Virgin Islands Granted Waiver to Conduct Wireless Emergency Alert Test
The FCC’s Public Safety and Homeland Security Bureau issued an order granting a limited waiver allowing Emergency Alert System (EAS) Participants and Participating Commercial Mobile Service (CMS) Providers to participate in a test to be conducted by the Virgin Islands Territorial Emergency Management Agency. The test will be conducted on March 14, 2019 at 10:00 A.M. Atlantic Standard Time.
The EAS is a national public warning system through which EAS Participants deliver alerts to the public to warn them of impending emergencies. The primary purpose of the EAS is to provide the President of the United States with “the capability to provide immediate communications and information to the general public at the National, State and Local Area levels during periods of national emergency.” State and local authorities also use the EAS to distribute voluntary weather-related and other emergency alerts to the public.
The Regulatory Mix Today: Virgin Islands Granted Waiver to Conduct Wireless Emergency Alert Test, FTC Agenda for 11th Session on Competition and Consumer Protection, FCC Stops Clock on Consideration of T-Mobile and Sprint
FTC Agenda for 11th Session on Competition and Consumer Protection
FTC Chairman Joe Simons will deliver opening remarks, followed by a presentation by current George Washington University Law Professor and former FTC Chairman William E. Kovacic, which will highlight international developments in competition, consumer protection, and privacy laws, enforcement, and policies, and explore their impact on the FTC’s mission and work. The first day will also feature panels on enforcement cooperation, along with discussion of international engagement and emerging technologies, such as artificial intelligence.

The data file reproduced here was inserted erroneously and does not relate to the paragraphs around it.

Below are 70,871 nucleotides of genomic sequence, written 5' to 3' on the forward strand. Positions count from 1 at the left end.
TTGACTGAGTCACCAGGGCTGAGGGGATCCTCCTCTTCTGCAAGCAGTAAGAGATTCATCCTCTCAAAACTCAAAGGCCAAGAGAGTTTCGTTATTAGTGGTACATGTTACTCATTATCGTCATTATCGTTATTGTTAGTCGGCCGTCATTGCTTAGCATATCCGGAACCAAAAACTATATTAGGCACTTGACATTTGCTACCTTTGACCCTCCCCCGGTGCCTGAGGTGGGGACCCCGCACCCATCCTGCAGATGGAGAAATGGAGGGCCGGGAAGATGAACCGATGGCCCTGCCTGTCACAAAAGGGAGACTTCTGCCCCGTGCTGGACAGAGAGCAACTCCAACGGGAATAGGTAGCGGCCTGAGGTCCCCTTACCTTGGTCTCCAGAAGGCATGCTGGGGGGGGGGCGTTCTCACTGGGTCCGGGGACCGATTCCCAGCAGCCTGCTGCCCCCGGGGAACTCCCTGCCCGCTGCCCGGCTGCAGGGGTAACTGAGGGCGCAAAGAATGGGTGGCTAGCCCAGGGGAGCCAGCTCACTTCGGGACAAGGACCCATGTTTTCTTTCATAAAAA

The hearing’s second day will begin with opening remarks by Commissioner Noah Joshua Phillips and a presentation by Roger Alford, Deputy Assistant Attorney General of the U.S. Department of Justice’s Antitrust Division. Commissioner Christine S. Wilson will also deliver a presentation. The day will include panel discussions addressing international policy cooperation, international engagement, and the FTC’s role in a changing world.
FCC Stops Clock on Consideration of T-Mobile and Sprint
The FCC has stopped the clock as of today, March 7, 2019, in its consideration of the T-Mobile and Sprint merger. On February 21, 2019, and March 6, 2019, the Applicants filed significant additional information regarding their network integration plans for 2019-2021, an extension of their previously filed merger simulation analysis to cover the years 2019-2021, and additional information regarding their claims related to fixed wireless broadband services. These filings contain substantial new material and reach conclusions about the effects of the transaction that were not previously in the record. Accordingly, consistent with its past practice, the FCC is seeking comment on this new information. Comments should be limited to the Applicants’ new submissions and not repeat arguments previously raised. Comments must be filed by March 28, 2019. Absent further significant new record submissions by the Applicants or other outstanding issues, including documentation of claims of privilege, the informal 180-day clock will resume on April 4, 2019, at day 122.
The Regulatory Mix, Inteserra’s blog of telecom related regulatory activities, is a snapshot of PUC, FCC, legislative, and occasionally court issues that our regulatory monitoring team uncovers each day. Depending on their significance, some items may be the subject of an Inteserra Briefing.